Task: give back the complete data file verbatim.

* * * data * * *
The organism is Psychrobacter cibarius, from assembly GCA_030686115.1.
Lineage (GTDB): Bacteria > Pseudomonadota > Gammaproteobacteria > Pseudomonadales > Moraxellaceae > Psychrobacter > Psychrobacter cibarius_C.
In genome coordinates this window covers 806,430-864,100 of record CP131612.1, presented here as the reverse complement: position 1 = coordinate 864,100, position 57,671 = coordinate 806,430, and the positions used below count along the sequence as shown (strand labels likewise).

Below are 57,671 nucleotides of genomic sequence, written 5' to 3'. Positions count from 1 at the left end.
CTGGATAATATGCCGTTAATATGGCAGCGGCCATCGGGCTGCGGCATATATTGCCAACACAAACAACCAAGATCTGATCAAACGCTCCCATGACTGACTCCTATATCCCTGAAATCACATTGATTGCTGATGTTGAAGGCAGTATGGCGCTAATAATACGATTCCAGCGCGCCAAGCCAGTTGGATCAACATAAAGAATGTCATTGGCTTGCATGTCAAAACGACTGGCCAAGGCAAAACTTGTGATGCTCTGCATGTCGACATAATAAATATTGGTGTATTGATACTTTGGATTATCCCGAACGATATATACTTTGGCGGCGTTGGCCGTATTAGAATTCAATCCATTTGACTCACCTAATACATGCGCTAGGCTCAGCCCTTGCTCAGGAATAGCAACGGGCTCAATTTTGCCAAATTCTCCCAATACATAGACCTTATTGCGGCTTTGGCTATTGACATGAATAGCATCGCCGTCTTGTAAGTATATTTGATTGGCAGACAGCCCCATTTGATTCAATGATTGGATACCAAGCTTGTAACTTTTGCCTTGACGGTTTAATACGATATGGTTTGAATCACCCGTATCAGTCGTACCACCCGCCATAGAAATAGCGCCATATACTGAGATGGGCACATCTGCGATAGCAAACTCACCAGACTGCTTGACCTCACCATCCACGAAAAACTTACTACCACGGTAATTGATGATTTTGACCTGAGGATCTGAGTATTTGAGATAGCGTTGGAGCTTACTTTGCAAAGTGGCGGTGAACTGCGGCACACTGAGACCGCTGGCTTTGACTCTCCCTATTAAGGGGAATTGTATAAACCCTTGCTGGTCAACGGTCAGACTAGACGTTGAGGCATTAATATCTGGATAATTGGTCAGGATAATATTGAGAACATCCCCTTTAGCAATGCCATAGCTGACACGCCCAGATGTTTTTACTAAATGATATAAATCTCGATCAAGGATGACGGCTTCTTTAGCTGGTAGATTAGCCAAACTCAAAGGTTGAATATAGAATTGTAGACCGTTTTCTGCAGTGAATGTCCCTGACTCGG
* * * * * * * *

The organism is Psychrobacter cibarius, from assembly GCA_030686115.1.
Lineage (GTDB): Bacteria > Pseudomonadota > Gammaproteobacteria > Pseudomonadales > Moraxellaceae > Psychrobacter > Psychrobacter cibarius_C.
In genome coordinates this window covers 806,430-864,100 of record CP131612.1, presented here as the reverse complement: position 1 = coordinate 864,100, position 57,671 = coordinate 806,430, and the positions used below count along the sequence as shown (strand labels likewise).

Below are 57,671 nucleotides of genomic sequence, written 5' to 3'. Positions count from 1 at the left end.
CTGGATAATATGCCGTTAATATGGCAGCGGCCATCGGGCTGCGGCATATATTGCCAACACAAACAACCAAGATCTGATCAAACGCTCCCATGACTGACTCCTATATCCCTGAAATCACATTGATTGCTGATGTTGAAGGCAGTATGGCGCTAATAATACGATTCCAGCGCGCCAAGCCAGTTGGATCAACATAAAGAATGTCATTGGCTTGCATGTCAAAACGACTGGCCAAGGCAAAACTTGTGATGCTCTGCATGTCGACATAATAAATATTGGTGTATTGATACTTTGGATTATCCCGAACGATATATACTTTGGCGGCGTTGGCCGTATTAGAATTCAATCCATTTGACTCACCTAATACATGCGCTAGGCTCAGCCCTTGCTCAGGAATAGCAACGGGCTCAATTTTGCCAAATTCTCCCAATACATAGACCTTATTGCGGCTTTGGCTATTGACATGAATAGCATCGCCGTCTTGTAAGTATATTTGATTGGCAGACAGCCCCATTTGATTCAATGATTGGATACCAAGCTTGTAACTTTTGCCTTGACGGTTTAATACGATATGGTTTGAATCACCCGTATCAGTCGTACCACCCGCCATAGAAATAGCGCCATATACTGAGATGGGCACATCTGCGATAGCAAACTCACCAGACTGCTTGACCTCACCATCCACGAAAAACTTACTACCACGGTAATTGATGATTTTGACCTGAGGATCTGAGTATTTGAGATAGCGTTGGAGCTTACTTTGCAAAGTGGCGGTGAACTGCGGCACACTGAGACCGCTGGCTTTGACTCTCCCTATTAAGGGGAATTGTATAAACCCTTGCTGGTCAACGGTCAGACTAGACGTTGAGGCATTAATATCTGGATAATTGGTCAGGATAATATTGAGAACATCCCCTTTAGCAATGCCATAGCTGACACGCCCAGATGTTTTTACTAAATGATATAAATCTCGATCAAGGATGACGGCTTCTTTAGCTGGTAGATTAGCCAAACTCAAAGGTTGAATATAGAATTGTAGACCGTTTTCTGCAGTGAATGTCCCTGACTCGG